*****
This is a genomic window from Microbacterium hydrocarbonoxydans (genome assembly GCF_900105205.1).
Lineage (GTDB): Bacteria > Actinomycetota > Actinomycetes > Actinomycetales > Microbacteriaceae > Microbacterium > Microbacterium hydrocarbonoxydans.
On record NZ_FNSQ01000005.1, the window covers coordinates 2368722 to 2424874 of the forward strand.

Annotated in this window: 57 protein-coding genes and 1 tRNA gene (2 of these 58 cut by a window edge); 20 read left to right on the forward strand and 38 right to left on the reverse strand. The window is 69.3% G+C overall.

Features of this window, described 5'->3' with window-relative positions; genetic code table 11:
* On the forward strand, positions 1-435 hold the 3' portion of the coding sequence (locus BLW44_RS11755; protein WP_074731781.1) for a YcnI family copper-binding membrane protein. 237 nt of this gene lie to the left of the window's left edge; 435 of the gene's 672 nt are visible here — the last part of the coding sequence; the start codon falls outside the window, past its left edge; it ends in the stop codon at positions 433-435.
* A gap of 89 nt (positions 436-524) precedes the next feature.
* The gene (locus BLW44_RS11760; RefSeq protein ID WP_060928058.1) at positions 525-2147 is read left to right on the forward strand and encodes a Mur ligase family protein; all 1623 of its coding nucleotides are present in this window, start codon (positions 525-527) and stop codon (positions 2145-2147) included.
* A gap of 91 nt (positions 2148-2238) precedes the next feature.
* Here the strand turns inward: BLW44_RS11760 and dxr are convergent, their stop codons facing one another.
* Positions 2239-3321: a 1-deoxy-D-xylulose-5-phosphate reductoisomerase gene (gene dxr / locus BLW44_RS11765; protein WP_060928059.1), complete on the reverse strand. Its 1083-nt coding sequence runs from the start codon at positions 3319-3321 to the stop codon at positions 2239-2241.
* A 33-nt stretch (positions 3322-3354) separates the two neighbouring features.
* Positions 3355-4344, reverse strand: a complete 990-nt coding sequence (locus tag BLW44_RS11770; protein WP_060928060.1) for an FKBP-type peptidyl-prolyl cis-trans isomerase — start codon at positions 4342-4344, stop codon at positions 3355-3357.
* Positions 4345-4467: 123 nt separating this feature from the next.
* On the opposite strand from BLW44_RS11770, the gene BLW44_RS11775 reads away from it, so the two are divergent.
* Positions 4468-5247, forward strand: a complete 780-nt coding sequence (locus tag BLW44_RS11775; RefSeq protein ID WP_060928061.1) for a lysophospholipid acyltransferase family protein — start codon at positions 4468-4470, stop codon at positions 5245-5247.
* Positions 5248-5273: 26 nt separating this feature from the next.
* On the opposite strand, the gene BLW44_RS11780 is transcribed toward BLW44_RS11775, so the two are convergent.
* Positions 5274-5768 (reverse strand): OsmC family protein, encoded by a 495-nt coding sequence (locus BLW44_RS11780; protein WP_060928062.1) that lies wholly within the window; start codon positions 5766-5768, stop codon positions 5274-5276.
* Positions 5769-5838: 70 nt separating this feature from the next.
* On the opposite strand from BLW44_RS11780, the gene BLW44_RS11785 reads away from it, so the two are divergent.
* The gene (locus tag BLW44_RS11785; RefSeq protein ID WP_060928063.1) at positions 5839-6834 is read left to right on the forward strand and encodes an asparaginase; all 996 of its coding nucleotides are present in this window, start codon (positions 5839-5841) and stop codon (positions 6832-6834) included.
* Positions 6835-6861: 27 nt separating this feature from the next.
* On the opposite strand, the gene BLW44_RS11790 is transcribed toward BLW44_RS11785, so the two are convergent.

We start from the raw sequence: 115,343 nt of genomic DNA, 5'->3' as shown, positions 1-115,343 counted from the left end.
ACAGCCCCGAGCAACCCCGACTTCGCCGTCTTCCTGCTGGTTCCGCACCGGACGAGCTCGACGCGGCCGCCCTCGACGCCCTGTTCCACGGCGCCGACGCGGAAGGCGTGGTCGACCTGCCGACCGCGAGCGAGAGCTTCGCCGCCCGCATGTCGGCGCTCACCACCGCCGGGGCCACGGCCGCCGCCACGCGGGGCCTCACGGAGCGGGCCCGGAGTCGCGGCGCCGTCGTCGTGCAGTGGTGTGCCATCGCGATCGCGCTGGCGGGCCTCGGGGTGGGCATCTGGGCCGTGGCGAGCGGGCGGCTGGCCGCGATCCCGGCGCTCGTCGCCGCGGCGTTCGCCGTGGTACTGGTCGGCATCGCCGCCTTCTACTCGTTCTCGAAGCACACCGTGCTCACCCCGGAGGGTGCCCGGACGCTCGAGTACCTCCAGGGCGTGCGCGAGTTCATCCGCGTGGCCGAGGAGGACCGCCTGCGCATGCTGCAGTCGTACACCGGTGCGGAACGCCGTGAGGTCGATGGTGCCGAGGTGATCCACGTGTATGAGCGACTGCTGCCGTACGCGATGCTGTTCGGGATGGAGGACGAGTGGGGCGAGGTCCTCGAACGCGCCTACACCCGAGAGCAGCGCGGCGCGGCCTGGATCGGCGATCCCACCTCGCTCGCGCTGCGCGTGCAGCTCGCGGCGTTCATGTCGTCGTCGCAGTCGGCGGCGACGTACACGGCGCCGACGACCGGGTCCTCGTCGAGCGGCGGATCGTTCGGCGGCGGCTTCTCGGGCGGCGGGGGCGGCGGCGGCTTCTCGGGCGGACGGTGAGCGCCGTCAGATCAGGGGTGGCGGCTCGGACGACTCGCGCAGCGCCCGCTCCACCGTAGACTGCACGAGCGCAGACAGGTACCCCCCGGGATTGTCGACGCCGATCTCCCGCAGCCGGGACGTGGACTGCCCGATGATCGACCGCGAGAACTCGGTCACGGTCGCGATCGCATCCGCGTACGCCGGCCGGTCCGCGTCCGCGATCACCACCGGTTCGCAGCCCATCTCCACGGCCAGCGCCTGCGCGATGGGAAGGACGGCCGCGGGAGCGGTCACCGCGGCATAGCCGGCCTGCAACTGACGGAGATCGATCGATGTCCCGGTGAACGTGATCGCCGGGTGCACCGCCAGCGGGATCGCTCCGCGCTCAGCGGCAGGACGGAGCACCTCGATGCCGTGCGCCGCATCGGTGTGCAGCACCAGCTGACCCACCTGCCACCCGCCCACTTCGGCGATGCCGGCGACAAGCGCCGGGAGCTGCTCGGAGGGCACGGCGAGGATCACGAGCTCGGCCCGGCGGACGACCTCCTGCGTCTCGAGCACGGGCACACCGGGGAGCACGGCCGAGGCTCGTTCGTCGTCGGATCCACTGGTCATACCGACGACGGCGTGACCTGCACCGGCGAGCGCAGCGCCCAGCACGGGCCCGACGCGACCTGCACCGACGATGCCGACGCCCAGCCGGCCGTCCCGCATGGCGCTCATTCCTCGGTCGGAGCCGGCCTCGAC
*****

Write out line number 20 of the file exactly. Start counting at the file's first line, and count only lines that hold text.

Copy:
* Positions 5769-5838: 70 nt separating this feature from the next.